If the gurus are to be believed, one of the keys to the healing process (and, indeed, happiness as whole) is forgiveness.
We do not forgive for another’s benefit—we do it for our own.
It’s a way of freeing ourselves from the pain another has caused us, or to cut the toxic bonds that unhealthily bind us to that same person. Simply put, forgiveness enables us to move on.
But there’s a catch: it has to be genuine. It can’t be a fake, pseudo-forgiveness; it’s got to be heartfelt. Unless your forgiveness is real, there’s no moving on. No healing.
You can say, “I forgive you” all you want, but if you don’t truly believe it, you’re stuck there. False forgiveness serves no purpose; it’s empty, and those toxic ties remain steadfastly in place.
However, for me, there’s an in-built problem with that:
What if you want to move on, but can’t forgive?
And it’s not about being petty, or stuck in the past, or not letting things go; it’s a genuine belief that what someone else did shouldn’t be forgiven. It was a big thing, and it destroyed you.
Even worse, they don’t seem to care. We all make mistakes, we all cause hurt, but when someone knows they did, and they still don’t care? They know they hurt you, and yet they didn’t do a single thing about it? So, now you’ve got to forgive them both for the “thing” they actually did, and then for not caring about the pain it caused you?
For a start, forgiving them is showing them a compassion they didn’t give you. That might give you the moral high ground, but boy, it’s a tricky act to actually pull off. And secondly, I’ve been lucky enough to meet some genuinely compassionate people, but that double-dose of forgiveness is a tall ask even for them.
So, what do you do in that situation? What do you when you want to move on, but you also know that you can’t forgive?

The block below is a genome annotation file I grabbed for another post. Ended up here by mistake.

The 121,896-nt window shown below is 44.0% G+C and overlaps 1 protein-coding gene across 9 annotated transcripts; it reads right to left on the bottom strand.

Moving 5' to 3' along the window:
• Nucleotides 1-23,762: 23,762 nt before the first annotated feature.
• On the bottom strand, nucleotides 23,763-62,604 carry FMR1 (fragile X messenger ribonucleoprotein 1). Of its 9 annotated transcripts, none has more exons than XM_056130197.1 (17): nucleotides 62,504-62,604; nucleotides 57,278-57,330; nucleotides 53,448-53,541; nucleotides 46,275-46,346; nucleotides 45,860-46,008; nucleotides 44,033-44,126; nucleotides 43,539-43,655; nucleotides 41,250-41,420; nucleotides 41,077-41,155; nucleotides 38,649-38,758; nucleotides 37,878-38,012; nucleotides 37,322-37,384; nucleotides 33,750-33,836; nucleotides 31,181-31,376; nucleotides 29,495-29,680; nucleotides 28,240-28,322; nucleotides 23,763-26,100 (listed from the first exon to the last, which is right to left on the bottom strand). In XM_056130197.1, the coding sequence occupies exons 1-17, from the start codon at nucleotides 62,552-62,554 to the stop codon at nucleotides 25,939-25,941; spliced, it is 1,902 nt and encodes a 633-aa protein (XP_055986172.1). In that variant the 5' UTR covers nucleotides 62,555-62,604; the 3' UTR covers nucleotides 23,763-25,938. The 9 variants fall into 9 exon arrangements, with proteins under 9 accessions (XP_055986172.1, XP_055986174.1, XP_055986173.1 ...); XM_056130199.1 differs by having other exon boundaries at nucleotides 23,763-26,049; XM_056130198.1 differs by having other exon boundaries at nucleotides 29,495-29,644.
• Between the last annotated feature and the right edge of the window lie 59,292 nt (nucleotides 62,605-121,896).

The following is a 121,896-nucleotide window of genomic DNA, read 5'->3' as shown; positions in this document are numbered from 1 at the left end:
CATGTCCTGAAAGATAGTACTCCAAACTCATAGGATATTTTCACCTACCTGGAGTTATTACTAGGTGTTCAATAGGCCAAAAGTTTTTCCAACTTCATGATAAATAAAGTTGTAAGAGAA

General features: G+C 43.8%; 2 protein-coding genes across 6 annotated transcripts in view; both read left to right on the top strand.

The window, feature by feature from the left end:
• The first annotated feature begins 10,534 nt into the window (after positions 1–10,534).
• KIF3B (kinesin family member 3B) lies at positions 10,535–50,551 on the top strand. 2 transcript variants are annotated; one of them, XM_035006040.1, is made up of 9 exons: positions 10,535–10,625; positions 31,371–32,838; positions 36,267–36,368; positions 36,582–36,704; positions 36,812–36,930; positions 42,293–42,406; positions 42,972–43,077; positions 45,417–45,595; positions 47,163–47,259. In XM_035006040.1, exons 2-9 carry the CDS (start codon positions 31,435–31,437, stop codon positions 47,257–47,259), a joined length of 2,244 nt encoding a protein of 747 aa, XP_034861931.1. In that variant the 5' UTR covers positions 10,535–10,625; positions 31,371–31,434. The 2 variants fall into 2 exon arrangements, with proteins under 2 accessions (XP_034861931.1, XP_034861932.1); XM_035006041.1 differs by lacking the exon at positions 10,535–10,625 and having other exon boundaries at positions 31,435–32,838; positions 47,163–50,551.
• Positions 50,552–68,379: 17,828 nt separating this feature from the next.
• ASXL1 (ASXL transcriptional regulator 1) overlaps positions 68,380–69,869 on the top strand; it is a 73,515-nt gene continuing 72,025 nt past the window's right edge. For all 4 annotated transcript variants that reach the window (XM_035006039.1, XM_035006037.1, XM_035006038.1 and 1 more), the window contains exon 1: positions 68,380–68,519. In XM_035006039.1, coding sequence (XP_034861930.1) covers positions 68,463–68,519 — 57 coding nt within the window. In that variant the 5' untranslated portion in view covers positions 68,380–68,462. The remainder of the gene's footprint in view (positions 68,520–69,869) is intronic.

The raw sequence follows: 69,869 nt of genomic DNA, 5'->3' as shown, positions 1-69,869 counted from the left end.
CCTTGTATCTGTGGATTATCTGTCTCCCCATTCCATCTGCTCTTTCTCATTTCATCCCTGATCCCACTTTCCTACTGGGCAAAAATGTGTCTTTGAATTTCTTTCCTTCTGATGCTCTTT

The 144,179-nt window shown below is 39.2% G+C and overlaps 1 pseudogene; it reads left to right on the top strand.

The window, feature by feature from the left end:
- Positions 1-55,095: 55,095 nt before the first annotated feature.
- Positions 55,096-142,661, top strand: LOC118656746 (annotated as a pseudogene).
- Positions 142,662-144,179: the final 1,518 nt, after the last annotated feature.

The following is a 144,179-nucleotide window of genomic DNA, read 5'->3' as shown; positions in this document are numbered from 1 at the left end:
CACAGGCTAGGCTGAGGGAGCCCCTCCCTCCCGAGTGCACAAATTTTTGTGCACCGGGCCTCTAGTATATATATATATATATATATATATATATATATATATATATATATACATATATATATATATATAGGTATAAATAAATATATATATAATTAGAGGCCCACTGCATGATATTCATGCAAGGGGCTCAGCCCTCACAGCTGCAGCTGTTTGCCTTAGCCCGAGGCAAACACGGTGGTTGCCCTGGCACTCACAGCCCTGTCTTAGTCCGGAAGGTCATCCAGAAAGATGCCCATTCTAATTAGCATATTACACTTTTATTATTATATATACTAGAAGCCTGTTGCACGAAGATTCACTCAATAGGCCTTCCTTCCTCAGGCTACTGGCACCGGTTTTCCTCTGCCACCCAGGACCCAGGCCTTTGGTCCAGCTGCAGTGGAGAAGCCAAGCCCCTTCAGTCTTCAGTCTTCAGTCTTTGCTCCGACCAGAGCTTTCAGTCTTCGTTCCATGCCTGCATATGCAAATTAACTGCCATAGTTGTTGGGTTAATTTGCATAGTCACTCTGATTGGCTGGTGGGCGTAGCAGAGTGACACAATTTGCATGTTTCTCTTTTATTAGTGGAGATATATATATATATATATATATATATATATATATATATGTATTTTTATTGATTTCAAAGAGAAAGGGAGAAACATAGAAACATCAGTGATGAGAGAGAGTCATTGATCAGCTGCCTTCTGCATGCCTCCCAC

Well, at the risk of being too simplistic, you do both: you move on without forgiving. Because the experts who propound the importance of forgiveness are not wholly right.
Yes, if you can find it in yourself to forgive, then forgive. Because let’s not a lie: moving on will be easier if you can do it with compassion. If you can, do so.
But, if you can’t? If that “thing” was something reprehensible, something that goes against everything you believe? Then don’t.
Although it helps, moving on doesn’t require forgiveness. It just doesn’t. You don’t have to forgive someone to move on from them. It’s quite possible to cut someone out of your life and not have the warm glow of forgiveness accompanying it.
It’s harder, but not impossible.
But, what do you replace the forgiveness with? It’s less cuddly and fuzzy, but logic. Rationality. Instead of forgiveness, you move on because it’s in your own, best self-interest. Instead of being like the Buddha, it’s time to channel your inner-Spock.
You move on because the knowledge of the “thing” they did burns brightly. And you keep moving because you never want to experience it again. To be honest, forgiveness doesn’t even come into it. You simply don’t want to go through that experience all over again, thank you very much.